In game theory speak, this is known as the Prisoner’s Dilemma, situations where only by achieving near universal cooperation can benefits to those involved be realized. In my experience, courses in economics touch on the Prisoner’s Dilemma briefly, then pass on quickly to something more palatable – even the chosen example itself (why Prisoners?) is tied in knots to present a situation in which cooperation is seen as undesirable, rather than in its more natural state. But this dynamic is fundamental, and underpins much of what we consider morality.

    This is why Plato, in his Republic, rigorously separated the guardians (military and political leaders) from the commercial folks, a model followed by India with it’s caste system, in feudal Europe and Japan where nothing was more shameful for a noble than to engage in trade and in China with its walled off cities filled with bureaucrats (i.e. in all the most successful, populous societies on earth)

    There was a study out a little while ago showing that the only time societies make progress on inequality is during wars. War is the classic example of the economics of monopoly – to win a battle, to win a war, unanimity is absolutely critical and you can’t afford to tell half your population to go crawl under a rock and die, and this attitude bleeds over, for a while, into the rest of society.

    But it’s been a long time since the last time we fought a real, full mobilization, high stakes war, and with nuclear weapons and targets littering the landscape we might not survive another one. Is there another way? Sadly, some of us may live long enough to find out.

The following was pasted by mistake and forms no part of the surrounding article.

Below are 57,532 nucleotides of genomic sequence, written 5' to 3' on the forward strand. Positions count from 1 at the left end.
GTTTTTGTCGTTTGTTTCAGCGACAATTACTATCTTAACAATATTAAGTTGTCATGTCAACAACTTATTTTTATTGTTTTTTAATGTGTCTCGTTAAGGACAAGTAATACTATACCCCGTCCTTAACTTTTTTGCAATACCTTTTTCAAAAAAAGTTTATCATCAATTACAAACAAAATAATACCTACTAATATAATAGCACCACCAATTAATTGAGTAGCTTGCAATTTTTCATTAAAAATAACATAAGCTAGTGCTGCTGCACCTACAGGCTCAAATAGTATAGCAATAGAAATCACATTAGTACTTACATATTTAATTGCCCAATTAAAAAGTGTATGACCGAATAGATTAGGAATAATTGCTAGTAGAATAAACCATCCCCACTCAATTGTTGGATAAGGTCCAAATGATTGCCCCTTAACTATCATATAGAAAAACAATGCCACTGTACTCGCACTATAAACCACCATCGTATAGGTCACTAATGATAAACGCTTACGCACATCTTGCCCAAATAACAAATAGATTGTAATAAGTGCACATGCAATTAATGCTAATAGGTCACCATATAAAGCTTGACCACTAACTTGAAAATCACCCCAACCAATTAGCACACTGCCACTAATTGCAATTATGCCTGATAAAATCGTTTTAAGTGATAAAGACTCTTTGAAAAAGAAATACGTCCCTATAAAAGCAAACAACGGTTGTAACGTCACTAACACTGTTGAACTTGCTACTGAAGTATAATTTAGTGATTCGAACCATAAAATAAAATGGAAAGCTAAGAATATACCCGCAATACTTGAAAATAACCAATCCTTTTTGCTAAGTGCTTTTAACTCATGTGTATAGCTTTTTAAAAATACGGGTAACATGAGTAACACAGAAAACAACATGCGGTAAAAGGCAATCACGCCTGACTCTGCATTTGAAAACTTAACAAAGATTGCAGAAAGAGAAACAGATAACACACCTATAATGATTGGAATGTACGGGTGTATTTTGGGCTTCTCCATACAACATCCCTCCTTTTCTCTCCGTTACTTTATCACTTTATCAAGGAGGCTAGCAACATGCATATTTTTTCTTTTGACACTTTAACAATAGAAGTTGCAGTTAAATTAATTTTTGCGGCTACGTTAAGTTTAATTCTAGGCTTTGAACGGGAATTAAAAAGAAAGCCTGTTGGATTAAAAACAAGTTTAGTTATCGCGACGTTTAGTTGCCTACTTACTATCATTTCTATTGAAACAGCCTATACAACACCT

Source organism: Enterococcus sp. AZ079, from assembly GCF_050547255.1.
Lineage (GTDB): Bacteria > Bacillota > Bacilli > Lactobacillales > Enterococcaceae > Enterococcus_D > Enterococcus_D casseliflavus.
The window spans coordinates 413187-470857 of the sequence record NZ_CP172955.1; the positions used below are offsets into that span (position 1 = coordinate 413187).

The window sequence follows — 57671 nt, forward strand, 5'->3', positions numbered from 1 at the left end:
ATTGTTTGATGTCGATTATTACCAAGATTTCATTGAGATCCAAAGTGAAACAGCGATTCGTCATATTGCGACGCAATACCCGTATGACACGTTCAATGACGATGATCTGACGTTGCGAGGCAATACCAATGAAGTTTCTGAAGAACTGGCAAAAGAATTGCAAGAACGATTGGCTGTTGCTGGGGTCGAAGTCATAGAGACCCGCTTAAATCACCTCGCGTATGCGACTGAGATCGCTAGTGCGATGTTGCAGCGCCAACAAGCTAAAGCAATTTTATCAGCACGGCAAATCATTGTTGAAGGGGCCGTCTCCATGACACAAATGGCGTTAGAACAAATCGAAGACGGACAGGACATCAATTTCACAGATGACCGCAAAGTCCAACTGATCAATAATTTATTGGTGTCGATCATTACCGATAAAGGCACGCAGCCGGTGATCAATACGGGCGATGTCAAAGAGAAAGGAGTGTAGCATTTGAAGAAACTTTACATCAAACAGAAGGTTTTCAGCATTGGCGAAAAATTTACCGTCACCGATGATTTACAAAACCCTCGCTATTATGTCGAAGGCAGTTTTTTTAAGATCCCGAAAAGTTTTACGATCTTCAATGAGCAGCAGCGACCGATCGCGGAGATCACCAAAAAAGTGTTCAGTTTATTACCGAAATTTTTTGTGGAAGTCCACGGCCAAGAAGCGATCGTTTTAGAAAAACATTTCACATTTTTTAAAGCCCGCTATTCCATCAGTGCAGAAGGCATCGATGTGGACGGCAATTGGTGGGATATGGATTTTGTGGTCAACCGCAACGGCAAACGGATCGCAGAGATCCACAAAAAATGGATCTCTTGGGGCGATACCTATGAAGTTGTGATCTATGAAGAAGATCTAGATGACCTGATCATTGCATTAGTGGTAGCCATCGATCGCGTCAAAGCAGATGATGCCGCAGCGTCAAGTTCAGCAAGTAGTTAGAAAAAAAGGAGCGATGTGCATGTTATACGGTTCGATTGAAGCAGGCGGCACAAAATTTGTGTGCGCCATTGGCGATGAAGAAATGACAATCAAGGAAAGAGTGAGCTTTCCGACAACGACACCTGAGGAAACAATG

16. Ian Welsh permalink*
    March 7, 2017

    War can do it, so can crashes/depressions/disasters. Even before WWII the great crash and the Great Depression had reduced inequality. The Black Death, of course, massively improved the lot of survivors, an effect that took a few generations to wear off, iirc.

    Some technological/economic revolutions can help as well, it depends on the specifics of the revolution. The commerical/wind/water revolution raised wages significantly at first, for example, but other revolutions (which make periods too interchangeable) drop it, often for very long periods.

  17. Willy permalink
    March 7, 2017

    Is there a myth describing where the angst between two political sides is being caused by an unconscious sense of a loss of control amongst the individuals of both sides, which is itself, resulting from the actions of a third hidden yet very powerful side, and then members of both sides eventually come to realize the truth and focus their energies towards that third side instead?